By this time the light had started to fail, but the X-T30 continued to perform well.

 

 

Our final stop of the day, the Colosseum, it was spectacular, even if we didn’t have the time to go inside. My imagination ran wild with what the noise must have been like when it was filled with the thousands of people chanting and cheering. The sun just managed to make an appearance as it was setting which gave a wonderful glow to the Colosseum. The exposure compensation dial came in useful here, perfectly positioned on the top right-hand side of the camera.

 

 

Back to the hotel, whilst enjoying a cool bottle of beer it gave me chance to set up the Auto ISO HDR function on the camera before we headed out to dinner. This setting would hopefully allow me to produce some great night shots of the city. We had a short walk to the restaurant; however, it took ages to get there as the offering of photographic opportunities kept on coming! Now in darkness, I couldn’t believe what we saw. Rome looked completely different by night. The beautifully lit architecture ensured that every corner we turned there was just shot after shot. Even more photographic opportunities presented at the restaurant, which had rooftop views over the city of Rome.

The X-T30 performed brilliantly throughout; every image I took handheld was perfectly exposed and the OIS worked a treat! I didn’t take this technology for granted either, I remember the film days when getting shots like these took a huge amount of work and was very hit and miss.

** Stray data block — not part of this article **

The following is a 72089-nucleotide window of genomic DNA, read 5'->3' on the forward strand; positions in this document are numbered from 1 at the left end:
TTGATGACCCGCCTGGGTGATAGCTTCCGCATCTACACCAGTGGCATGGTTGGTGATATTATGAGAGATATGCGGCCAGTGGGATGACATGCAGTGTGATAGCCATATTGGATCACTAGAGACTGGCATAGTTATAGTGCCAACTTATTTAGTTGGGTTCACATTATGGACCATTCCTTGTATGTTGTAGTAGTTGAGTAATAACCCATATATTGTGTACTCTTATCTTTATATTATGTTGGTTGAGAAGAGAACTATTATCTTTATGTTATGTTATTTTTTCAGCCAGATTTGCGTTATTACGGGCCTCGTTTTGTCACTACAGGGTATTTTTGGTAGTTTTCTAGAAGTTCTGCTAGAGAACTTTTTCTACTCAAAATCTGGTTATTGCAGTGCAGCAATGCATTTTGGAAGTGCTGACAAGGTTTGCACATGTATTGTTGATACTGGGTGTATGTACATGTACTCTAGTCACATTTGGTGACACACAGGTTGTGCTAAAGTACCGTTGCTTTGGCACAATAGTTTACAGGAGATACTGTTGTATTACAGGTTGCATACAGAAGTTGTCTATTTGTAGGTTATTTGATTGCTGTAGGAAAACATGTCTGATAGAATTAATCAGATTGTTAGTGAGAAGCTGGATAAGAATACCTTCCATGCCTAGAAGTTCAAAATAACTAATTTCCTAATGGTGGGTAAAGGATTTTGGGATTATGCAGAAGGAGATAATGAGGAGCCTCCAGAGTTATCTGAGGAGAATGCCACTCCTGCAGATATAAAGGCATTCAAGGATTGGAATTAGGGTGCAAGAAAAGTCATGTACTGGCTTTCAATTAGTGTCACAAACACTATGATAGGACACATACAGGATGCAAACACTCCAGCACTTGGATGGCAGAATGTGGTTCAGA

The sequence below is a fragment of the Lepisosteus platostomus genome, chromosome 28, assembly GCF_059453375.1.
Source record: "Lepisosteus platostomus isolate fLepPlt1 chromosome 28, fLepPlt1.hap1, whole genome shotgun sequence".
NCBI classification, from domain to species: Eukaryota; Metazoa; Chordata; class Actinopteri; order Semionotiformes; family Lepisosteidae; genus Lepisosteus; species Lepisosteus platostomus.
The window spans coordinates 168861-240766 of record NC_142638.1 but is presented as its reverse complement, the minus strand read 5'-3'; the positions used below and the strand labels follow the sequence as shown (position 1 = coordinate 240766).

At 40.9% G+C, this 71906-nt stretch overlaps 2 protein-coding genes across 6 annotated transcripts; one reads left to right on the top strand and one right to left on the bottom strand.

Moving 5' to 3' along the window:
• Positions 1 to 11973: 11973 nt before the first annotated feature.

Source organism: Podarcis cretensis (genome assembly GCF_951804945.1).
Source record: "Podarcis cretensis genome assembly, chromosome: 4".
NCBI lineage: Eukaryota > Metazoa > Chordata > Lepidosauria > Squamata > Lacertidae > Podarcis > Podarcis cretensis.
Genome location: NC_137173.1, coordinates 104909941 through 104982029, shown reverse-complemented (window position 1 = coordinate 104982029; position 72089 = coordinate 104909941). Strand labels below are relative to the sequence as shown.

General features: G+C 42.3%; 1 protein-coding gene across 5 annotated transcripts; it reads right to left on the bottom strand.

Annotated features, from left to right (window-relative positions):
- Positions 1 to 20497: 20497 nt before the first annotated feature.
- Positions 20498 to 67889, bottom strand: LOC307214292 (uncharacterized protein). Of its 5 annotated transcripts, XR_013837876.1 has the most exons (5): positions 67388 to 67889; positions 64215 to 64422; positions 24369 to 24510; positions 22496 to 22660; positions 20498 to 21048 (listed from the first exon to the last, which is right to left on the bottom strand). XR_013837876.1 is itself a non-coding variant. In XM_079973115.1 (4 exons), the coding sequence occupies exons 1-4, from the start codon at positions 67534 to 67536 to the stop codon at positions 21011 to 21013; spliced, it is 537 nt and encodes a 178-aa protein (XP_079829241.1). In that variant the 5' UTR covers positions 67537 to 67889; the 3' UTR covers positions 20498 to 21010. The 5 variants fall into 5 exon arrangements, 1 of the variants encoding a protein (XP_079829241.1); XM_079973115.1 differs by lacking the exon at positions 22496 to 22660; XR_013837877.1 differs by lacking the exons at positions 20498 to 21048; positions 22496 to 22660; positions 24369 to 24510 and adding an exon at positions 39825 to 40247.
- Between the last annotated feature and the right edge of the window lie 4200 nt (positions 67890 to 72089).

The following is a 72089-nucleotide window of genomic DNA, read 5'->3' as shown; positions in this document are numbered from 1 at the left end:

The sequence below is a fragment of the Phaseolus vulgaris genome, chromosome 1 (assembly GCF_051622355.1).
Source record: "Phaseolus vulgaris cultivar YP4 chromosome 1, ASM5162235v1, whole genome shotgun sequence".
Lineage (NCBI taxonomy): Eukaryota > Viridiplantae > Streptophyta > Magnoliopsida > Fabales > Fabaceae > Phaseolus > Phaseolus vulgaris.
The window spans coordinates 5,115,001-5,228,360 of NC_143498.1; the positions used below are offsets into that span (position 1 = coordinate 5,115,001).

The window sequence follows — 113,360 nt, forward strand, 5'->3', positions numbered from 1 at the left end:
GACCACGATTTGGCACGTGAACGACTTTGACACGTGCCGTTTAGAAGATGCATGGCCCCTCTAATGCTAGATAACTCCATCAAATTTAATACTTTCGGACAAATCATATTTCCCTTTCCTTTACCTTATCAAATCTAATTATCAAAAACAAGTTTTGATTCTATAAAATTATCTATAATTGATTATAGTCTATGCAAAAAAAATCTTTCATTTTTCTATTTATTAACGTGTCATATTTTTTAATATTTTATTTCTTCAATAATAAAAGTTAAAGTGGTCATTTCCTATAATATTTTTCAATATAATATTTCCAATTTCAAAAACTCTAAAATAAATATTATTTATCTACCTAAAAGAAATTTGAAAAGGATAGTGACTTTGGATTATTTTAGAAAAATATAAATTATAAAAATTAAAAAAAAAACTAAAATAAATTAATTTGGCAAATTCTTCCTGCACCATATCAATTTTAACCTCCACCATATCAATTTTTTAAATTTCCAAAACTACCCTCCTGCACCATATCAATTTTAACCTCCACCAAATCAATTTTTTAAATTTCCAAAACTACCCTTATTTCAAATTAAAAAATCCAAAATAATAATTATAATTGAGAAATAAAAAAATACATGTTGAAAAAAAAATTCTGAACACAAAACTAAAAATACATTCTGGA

Our second (and final!) day in Rome saw us heading to the Supreme Court of Cassation. Here we had around three hours of free time so it was time to shoot some video. We found a great location down by the river where – take a look for yourself.

Just a short walk took us to The Vatican. What an amazing sight, the sheer size of this building and the detail in the architecture is incredible. This was a fantastic end to our trip to Rome before we rushed off to the airport for our flight home.

 

 

Remember at the beginning of this story when we said the theme of this trip would be rushing? We rushed to London, rushed around Rome and then our plane landed 45 minutes late, leaving us with just over an hour to do a journey taking… just over an hour! We all but threw our X-T30 back to Fujifilm, then sprinted to the Underground station at Heathrow, bags and backpacks flailing around us.

The timing was perfect, we got straight on the Underground at Heathrow, before another sprint between platforms onto the line for Euston. The tube was definitely in our favour. Then one final sprint through Euston and down to the platform. Puffing and panting, bags everywhere people were laughing as us as we ran past! But, it was totally worth it as we ran down the ramp and saw our train on the platform… leaving. The last train back to Preston was leaving without us! What an end to an otherwise brilliant, although fast-paced, trip to Rome!

 

 

We both really enjoyed using the Fujifilm X-T30 and I’d genuinely buy this camera as a travel camera. It’s small, light, easy to use, but also full of features and the lens is great quality and versatile. View the video we shot in Rome on YouTube  and find out more about the X-T30.

(In case you’re wondering, we did make it back to Preston. The Virgin staff were brilliant and made sure we got onto a train to Manchester so we could at least get a little nearer to home!)

 

 

 

Interested in the Fujifilm X-T30? You can order it now on our website!